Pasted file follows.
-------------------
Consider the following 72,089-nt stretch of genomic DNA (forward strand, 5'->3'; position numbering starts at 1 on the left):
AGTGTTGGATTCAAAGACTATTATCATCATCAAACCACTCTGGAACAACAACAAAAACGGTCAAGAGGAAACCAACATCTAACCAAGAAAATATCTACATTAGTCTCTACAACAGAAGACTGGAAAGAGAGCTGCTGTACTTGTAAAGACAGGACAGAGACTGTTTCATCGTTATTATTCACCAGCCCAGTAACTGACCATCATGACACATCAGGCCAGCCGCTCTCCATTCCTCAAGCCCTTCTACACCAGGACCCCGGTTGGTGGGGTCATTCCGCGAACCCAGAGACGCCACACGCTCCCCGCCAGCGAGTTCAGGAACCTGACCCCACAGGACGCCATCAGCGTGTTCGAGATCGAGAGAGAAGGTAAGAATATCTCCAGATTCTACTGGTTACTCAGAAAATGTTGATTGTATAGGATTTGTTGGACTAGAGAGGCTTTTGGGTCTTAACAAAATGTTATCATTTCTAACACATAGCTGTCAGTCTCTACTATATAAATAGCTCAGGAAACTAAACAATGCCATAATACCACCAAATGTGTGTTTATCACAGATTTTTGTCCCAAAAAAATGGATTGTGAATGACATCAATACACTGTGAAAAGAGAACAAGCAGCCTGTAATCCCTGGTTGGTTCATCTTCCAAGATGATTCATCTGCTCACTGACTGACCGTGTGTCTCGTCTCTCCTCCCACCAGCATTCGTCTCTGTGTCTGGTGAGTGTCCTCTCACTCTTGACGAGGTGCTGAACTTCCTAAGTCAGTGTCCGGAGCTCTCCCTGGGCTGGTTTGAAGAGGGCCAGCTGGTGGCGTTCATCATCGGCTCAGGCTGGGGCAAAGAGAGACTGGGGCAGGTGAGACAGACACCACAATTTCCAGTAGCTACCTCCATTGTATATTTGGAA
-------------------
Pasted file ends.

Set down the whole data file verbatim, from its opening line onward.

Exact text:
Consider the following 72,089-nt stretch of genomic DNA (forward strand, 5'->3'; position numbering starts at 1 on the left):
AGTGTTGGATTCAAAGACTATTATCATCATCAAACCACTCTGGAACAACAACAAAAACGGTCAAGAGGAAACCAACATCTAACCAAGAAAATATCTACATTAGTCTCTACAACAGAAGACTGGAAAGAGAGCTGCTGTACTTGTAAAGACAGGACAGAGACTGTTTCATCGTTATTATTCACCAGCCCAGTAACTGACCATCATGACACATCAGGCCAGCCGCTCTCCATTCCTCAAGCCCTTCTACACCAGGACCCCGGTTGGTGGGGTCATTCCGCGAACCCAGAGACGCCACACGCTCCCCGCCAGCGAGTTCAGGAACCTGACCCCACAGGACGCCATCAGCGTGTTCGAGATCGAGAGAGAAGGTAAGAATATCTCCAGATTCTACTGGTTACTCAGAAAATGTTGATTGTATAGGATTTGTTGGACTAGAGAGGCTTTTGGGTCTTAACAAAATGTTATCATTTCTAACACATAGCTGTCAGTCTCTACTATATAAATAGCTCAGGAAACTAAACAATGCCATAATACCACCAAATGTGTGTTTATCACAGATTTTTGTCCCAAAAAAATGGATTGTGAATGACATCAATACACTGTGAAAAGAGAACAAGCAGCCTGTAATCCCTGGTTGGTTCATCTTCCAAGATGATTCATCTGCTCACTGACTGACCGTGTGTCTCGTCTCTCCTCCCACCAGCATTCGTCTCTGTGTCTGGTGAGTGTCCTCTCACTCTTGACGAGGTGCTGAACTTCCTAAGTCAGTGTCCGGAGCTCTCCCTGGGCTGGTTTGAAGAGGGCCAGCTGGTGGCGTTCATCATCGGCTCAGGCTGGGGCAAAGAGAGACTGGGGCAGGTGAGACAGACACCACAATTTCCAGTAGCTACCTCCATTGTATATTTGGAA